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I'm very apprehensive about these types of systems that allow you to fill more than one shock (or tire) at the same time because they don't always deliver equal pressure to all shocks (or tires). Many things can affect the distribution of air into something, such as weight, resistence, rust, lubrication, etc.. If you are only measuring the air pressure at the pump, you don't know for sure that there is equal pressure in both shocks. I put nitrogen in all 4 car tires on several vehicles. The dealer deflated/inflated all 4 tires together and measured the air pressure at the pump. I drove off thinking all was well, but my vehicle pulled a bit to one side. So I checked the pressure in all 4 tires and one tire was WAY OFF. I made them due it again and check all tire pressures, same thing. So they did just the one tire by itself after that. I think you're better off doing one shock at a time or rigging something up that includes a gauge for each shock.

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post #8 of 19 (permalink) Old 06-14-2009, 08:11 PM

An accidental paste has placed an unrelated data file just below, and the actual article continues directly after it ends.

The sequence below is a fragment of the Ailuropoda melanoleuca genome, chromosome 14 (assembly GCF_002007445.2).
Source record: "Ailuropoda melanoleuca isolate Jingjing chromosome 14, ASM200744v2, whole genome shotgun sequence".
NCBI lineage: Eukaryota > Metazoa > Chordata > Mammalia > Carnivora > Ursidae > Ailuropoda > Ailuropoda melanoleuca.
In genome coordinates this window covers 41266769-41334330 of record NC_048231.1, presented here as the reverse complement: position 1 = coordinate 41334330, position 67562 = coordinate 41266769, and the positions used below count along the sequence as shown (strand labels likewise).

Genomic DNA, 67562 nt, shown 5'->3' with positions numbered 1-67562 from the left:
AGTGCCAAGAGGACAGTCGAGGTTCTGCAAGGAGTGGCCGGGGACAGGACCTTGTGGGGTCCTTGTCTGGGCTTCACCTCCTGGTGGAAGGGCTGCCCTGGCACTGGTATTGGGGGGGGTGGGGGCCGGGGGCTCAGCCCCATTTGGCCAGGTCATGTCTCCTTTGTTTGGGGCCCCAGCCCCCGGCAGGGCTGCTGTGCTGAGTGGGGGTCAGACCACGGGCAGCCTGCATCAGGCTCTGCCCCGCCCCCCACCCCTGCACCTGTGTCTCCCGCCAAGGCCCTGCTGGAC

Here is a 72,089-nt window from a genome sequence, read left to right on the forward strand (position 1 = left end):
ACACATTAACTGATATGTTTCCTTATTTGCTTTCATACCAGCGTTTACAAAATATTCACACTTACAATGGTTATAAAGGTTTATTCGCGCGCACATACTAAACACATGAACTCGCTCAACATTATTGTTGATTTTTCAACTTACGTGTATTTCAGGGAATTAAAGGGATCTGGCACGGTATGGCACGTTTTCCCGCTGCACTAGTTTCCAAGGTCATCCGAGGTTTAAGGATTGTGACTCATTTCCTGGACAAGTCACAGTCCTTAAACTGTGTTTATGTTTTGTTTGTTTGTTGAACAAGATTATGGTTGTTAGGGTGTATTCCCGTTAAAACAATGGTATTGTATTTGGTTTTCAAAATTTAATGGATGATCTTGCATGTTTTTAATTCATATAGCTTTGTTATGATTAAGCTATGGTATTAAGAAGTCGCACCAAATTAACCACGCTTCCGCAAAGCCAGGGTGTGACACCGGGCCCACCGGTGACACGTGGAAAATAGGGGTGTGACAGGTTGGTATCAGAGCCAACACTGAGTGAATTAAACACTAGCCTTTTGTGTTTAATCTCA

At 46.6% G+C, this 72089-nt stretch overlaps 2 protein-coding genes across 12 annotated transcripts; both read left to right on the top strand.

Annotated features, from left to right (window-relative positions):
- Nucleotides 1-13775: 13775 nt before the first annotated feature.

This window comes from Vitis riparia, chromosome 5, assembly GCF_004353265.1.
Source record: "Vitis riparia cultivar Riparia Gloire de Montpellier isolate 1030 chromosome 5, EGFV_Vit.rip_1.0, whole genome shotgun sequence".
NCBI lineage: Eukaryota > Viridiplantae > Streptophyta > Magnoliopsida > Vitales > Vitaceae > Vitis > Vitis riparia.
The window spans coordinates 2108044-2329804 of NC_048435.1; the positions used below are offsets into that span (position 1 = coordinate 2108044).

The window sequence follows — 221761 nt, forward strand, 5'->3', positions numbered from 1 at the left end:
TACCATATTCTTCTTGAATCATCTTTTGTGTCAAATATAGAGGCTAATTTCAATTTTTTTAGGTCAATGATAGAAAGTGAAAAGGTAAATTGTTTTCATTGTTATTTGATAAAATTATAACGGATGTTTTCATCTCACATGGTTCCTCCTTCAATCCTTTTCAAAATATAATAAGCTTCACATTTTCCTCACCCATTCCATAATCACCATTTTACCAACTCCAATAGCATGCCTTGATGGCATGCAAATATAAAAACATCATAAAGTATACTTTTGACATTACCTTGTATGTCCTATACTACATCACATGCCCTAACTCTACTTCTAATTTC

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I dont have a hand pump, I do have a cigarette lighter powered tire inflator that takes forever to fill up even a front lawnmower tire. do you think a couple quick shots with it would be too much for the shocks?

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post #9 of 19 (permalink) Old 06-14-2009, 09:08 PM
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Quote:
Originally Posted by rubyrick View Post
I'm very apprehensive about these types of systems that allow you to fill more than one shock (or tire) at the same time because they don't always deliver equal pressure to all shocks ......